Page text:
The Economic Benefits of Drilling in ANWR? Negligible.
As the debate over opening up more avenues to domestic oil production continues, it’s worth noting that last month, the Department of Energy, at the request of Senator Ted Stevens, produced an economic forecast about opening up the Arctic National Wildlife Refuge to oil exploration. The overall benefit? Well, not much, really.
Additional oil production resulting from the opening of ANWR would be only a small portion of total world oil production, and would likely be offset in part by somewhat lower production outside the United States. The opening of ANWR is projected to have its largest oil price reduction impacts as follows: a reduction in low-sulfur, light crude oil prices of $0.41 per barrel (2006 dollars) in 2026 for the low oil resource case, $0.75 per barrel in 2025 for the mean oil resource case, and $1.44 per barrel in 2027 for the high oil resource case, relative to the reference case.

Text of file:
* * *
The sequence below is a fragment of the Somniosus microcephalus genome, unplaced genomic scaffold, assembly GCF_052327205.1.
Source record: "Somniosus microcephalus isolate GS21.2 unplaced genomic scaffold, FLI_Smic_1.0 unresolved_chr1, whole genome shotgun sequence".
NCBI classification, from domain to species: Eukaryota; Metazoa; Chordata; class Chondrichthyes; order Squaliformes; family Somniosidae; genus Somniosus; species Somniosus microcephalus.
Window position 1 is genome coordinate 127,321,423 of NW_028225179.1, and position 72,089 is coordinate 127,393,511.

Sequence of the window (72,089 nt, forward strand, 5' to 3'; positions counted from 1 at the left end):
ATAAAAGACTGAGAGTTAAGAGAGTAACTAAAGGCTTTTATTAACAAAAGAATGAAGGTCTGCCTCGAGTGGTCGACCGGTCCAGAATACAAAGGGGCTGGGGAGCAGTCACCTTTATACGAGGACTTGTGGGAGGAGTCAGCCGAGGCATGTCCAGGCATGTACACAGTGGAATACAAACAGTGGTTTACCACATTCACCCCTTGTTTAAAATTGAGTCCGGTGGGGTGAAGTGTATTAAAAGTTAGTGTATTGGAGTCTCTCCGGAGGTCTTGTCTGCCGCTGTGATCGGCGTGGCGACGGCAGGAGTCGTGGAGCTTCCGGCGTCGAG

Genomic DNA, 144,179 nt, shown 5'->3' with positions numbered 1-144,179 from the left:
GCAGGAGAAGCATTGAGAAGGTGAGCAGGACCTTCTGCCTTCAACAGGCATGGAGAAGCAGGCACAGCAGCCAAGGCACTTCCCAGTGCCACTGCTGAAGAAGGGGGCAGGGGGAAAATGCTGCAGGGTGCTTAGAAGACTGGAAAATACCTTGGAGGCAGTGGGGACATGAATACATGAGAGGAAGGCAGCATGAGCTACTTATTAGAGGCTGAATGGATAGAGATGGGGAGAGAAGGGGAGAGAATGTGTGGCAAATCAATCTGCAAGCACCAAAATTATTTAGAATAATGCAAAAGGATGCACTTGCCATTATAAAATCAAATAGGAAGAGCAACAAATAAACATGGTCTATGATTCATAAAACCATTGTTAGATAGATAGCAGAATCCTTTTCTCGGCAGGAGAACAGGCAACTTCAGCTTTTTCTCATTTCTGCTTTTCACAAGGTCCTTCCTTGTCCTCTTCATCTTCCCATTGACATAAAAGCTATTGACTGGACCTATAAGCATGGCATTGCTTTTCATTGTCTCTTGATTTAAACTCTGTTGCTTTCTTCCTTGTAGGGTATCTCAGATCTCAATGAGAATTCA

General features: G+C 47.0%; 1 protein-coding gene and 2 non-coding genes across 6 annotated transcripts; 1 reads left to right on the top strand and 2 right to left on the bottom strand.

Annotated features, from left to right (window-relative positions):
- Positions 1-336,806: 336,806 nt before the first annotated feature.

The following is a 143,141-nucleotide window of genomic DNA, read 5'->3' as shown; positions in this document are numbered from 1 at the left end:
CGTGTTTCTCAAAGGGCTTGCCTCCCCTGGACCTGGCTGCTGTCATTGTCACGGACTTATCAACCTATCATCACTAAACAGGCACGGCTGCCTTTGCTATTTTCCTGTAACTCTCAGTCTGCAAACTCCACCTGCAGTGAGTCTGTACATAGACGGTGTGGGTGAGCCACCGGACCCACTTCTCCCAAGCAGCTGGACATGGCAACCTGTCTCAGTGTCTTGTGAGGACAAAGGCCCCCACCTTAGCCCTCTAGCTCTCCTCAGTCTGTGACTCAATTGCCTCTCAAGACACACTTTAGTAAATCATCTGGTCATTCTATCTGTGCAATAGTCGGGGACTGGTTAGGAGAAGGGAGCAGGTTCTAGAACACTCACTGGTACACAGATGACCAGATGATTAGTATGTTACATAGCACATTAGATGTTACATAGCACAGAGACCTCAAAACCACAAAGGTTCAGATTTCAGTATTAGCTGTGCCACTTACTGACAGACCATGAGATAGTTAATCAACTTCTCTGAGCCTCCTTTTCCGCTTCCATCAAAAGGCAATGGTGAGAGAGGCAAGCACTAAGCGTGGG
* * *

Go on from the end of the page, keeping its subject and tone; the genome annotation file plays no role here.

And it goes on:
In other words, the absolute, best case scenario for ANWR’s oil production is that if we open it up today, then 19 years from now the price of a barrel of oil will be $1.44 less than it would have been. While the most likely case expects that 17 years from now, a barrel of oil will be about 75 cents cheaper. Note that these are prices for a barrel of crude–not a gallon of gasoline. So the economic effect looks to be pretty marginal.
Granted, this report is merely a projection and subject to all the caveats thereto, but it should certainly give people pause with regards to the “great economic benefits” to be gained from opening ANWR to exploration. In all perfect honestly, I don’t really care much one way or the other if ANWR is opened to exploration (as opposed to opening up more offshore drilling, which raises some more serious environmental considerations). But given that the feds inevitably foot part of the bill for this type of deal, I think that we should question whether this is a worthwhile expenditure of resources, or if those resources are better spent elsewhere.
h/t Matthew Yglesias